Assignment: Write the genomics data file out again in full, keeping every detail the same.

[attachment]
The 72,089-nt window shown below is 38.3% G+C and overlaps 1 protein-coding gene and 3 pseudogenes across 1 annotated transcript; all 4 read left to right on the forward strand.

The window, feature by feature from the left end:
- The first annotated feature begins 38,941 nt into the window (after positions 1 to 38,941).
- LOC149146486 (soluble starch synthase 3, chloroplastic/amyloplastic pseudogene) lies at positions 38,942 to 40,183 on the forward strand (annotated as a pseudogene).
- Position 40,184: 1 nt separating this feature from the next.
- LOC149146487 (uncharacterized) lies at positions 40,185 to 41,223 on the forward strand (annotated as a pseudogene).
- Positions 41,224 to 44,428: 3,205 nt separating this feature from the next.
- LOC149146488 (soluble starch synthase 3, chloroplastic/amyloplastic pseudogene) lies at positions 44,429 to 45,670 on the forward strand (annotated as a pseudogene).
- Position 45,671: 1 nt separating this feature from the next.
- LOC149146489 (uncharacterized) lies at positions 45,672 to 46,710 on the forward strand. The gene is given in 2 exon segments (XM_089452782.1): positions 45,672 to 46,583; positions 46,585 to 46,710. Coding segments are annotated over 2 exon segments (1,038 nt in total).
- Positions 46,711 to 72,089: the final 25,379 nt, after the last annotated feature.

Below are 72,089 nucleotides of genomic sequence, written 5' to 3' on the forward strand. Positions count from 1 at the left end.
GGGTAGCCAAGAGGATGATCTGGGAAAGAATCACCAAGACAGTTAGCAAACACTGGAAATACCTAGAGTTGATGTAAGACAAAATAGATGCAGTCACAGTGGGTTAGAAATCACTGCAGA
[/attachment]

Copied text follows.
The 72,089-nt window shown below is 38.3% G+C and overlaps 1 protein-coding gene and 3 pseudogenes across 1 annotated transcript; all 4 read left to right on the forward strand.

The window, feature by feature from the left end:
- The first annotated feature begins 38,941 nt into the window (after positions 1 to 38,941).
- LOC149146486 (soluble starch synthase 3, chloroplastic/amyloplastic pseudogene) lies at positions 38,942 to 40,183 on the forward strand (annotated as a pseudogene).
- Position 40,184: 1 nt separating this feature from the next.
- LOC149146487 (uncharacterized) lies at positions 40,185 to 41,223 on the forward strand (annotated as a pseudogene).
- Positions 41,224 to 44,428: 3,205 nt separating this feature from the next.
- LOC149146488 (soluble starch synthase 3, chloroplastic/amyloplastic pseudogene) lies at positions 44,429 to 45,670 on the forward strand (annotated as a pseudogene).
- Position 45,671: 1 nt separating this feature from the next.
- LOC149146489 (uncharacterized) lies at positions 45,672 to 46,710 on the forward strand. The gene is given in 2 exon segments (XM_089452782.1): positions 45,672 to 46,583; positions 46,585 to 46,710. Coding segments are annotated over 2 exon segments (1,038 nt in total).
- Positions 46,711 to 72,089: the final 25,379 nt, after the last annotated feature.

Below are 72,089 nucleotides of genomic sequence, written 5' to 3' on the forward strand. Positions count from 1 at the left end.
GGGTAGCCAAGAGGATGATCTGGGAAAGAATCACCAAGACAGTTAGCAAACACTGGAAATACCTAGAGTTGATGTAAGACAAAATAGATGCAGTCACAGTGGGTTAGAAATCACTGCAGA